The first season of Showtime's Homeland came to an end tonight with the cleverly titled "Marine One." Without question, the show is one of the best new series on television (if not the best) and thankfully the season finale only served to solidify that status. Another impeccably acted and written episode, the drama stuck to the kind of storytelling that has made it both so believable and so riveting thus far. Primarily a slow-burning character based drama, Homeland proved that you don't need constant shoot-outs and explosions to create intense and enjoyable television (although there were a few gunshots fired and one particularly nasty explosion, it was never the focus). Last night's episode wasn't perfect but overall it was pretty damn satisfying. Homeland eschewed the opening titles for some new ones and “Marine One” opened with the ominous...
First of all, the addition of the titles instantly made me think of the 24 ticking clock. And as bad as that may sound, they were actually quite effective not only to structure the narrative and pacing but also to provide the 'ticking clock' style suspense in a uniquely reversed fashion. How many days will it take for the episode's narrative to play out? Three days - the day before, of, and after the VP intends to announce his candidacy for president (also known as the day before, of, and after the Nazir planned, Brody and Walker executed terrorist attack). Day 1 begins with Brody recording his suicide(-bomber) note and, all shot in a single take, it's another display of Lewis' acting prowess. Brody reasons with us - the camera - explaining his actions and while the tape will play a significant role later, for now it's just a powerful few minutes. He truly believes this is the right thing to do, despite the love he bears for his family and the glaring contradictions in his words.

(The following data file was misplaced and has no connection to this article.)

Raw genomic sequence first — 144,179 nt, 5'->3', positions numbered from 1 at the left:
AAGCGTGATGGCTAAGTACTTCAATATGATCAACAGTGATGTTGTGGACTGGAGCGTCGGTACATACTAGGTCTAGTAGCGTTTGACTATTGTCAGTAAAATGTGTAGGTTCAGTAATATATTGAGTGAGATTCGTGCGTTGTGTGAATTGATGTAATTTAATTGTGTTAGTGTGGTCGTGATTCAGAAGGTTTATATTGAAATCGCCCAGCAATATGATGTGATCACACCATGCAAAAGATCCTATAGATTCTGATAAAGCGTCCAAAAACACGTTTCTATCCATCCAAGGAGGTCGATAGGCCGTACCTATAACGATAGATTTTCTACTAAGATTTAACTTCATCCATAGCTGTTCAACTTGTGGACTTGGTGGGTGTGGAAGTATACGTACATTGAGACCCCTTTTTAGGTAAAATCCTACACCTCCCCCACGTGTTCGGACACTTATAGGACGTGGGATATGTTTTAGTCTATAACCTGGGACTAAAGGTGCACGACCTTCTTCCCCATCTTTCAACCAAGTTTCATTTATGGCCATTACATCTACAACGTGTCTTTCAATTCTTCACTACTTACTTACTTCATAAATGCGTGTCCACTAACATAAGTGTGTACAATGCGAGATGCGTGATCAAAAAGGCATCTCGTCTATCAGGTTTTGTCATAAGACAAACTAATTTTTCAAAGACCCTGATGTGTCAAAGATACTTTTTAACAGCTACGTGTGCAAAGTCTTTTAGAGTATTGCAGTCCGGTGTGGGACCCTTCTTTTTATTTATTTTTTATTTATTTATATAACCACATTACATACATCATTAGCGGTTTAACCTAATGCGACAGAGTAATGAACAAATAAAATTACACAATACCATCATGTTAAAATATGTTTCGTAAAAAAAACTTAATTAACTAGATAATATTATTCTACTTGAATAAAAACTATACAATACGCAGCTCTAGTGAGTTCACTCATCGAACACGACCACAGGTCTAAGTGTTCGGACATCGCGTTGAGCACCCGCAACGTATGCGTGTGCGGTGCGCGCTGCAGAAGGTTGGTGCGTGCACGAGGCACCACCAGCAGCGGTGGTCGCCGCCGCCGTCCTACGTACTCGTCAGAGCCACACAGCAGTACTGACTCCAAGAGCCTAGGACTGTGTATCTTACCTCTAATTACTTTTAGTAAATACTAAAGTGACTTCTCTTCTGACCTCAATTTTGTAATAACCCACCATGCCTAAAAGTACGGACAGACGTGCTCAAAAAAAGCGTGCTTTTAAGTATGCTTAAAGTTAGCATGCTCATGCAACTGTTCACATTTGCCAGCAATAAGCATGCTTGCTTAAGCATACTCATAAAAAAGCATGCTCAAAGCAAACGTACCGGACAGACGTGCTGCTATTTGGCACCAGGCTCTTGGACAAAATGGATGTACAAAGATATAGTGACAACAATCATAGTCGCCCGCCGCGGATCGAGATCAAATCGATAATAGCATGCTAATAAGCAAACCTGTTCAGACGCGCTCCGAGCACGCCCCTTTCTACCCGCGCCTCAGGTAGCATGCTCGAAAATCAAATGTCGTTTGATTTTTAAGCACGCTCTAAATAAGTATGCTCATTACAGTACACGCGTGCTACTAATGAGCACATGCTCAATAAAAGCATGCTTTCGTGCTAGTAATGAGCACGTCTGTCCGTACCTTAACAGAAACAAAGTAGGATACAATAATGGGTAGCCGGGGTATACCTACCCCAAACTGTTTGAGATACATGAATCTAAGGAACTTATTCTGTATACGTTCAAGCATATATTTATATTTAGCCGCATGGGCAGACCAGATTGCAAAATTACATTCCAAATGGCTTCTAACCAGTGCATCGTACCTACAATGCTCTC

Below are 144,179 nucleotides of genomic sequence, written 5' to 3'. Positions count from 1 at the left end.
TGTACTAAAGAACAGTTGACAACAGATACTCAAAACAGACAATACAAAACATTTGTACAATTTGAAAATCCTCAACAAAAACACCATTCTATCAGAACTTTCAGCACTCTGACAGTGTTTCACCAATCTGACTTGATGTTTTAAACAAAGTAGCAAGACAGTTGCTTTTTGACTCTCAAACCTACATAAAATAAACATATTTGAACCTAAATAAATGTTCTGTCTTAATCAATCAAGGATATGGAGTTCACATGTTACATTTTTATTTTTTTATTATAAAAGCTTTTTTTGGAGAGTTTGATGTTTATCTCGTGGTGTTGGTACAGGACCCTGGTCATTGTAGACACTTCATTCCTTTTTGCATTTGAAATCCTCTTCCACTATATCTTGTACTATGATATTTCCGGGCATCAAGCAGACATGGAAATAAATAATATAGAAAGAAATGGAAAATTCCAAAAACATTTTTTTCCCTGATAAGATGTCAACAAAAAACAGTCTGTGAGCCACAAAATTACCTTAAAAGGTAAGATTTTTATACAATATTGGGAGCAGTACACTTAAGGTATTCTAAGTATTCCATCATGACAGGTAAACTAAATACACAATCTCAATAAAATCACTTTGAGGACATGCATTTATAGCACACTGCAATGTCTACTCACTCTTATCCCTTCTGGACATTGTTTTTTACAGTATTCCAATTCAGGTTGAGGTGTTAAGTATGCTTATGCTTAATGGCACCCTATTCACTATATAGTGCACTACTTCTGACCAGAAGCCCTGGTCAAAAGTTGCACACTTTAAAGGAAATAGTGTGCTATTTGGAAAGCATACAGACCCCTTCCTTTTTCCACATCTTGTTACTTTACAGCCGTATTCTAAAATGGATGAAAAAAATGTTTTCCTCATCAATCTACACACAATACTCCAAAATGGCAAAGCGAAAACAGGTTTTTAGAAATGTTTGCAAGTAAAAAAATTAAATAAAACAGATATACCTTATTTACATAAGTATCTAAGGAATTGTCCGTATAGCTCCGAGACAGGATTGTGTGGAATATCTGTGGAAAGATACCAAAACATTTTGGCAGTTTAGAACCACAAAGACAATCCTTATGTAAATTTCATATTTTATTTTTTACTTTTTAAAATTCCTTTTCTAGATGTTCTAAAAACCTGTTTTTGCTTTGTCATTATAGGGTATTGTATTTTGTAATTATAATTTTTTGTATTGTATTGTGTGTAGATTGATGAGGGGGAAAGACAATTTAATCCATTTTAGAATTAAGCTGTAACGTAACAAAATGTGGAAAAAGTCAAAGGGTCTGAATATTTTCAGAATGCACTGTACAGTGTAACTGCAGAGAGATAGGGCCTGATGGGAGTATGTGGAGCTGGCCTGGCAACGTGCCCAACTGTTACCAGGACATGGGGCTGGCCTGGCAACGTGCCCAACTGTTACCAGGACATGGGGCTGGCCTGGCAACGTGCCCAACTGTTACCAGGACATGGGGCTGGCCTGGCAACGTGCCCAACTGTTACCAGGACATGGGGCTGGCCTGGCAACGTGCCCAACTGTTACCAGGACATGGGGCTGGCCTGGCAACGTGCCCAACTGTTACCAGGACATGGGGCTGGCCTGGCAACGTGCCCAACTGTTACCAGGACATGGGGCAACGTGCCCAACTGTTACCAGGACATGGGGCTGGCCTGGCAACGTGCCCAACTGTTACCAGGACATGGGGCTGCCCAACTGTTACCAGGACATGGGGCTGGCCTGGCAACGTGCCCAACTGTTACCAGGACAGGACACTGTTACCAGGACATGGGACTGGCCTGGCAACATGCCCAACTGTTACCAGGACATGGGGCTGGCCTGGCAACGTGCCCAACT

Meanwhile, Saul arrives at the still battered Carrie's - who's actually declining, with a turn from manic to depressive - and we learn, as expected, that she's never going to be able to return to work for the CIA. And even though they can't possibly stick to that in the coming seasons (or can they? will she just freelance or consult?) it was nice to see a commitment to believability in acknowledging that after what she's done, there is no way she could return to active duty. Of course, this is only one more reason why Carrie's mental illness is at an all-time high and it's a pleasure (oddly) to watch Danes play the splintered CIA analyst slash manic-depressive completely lose it. The scene between Saul and Carrie is touching as first ("Mr. Barenson") but ends bitterly because, well, she can't get over or stop thinking about Brody. Carrie's funk continues through Virgil's baby sitting duty while everyone else prepares for their big day.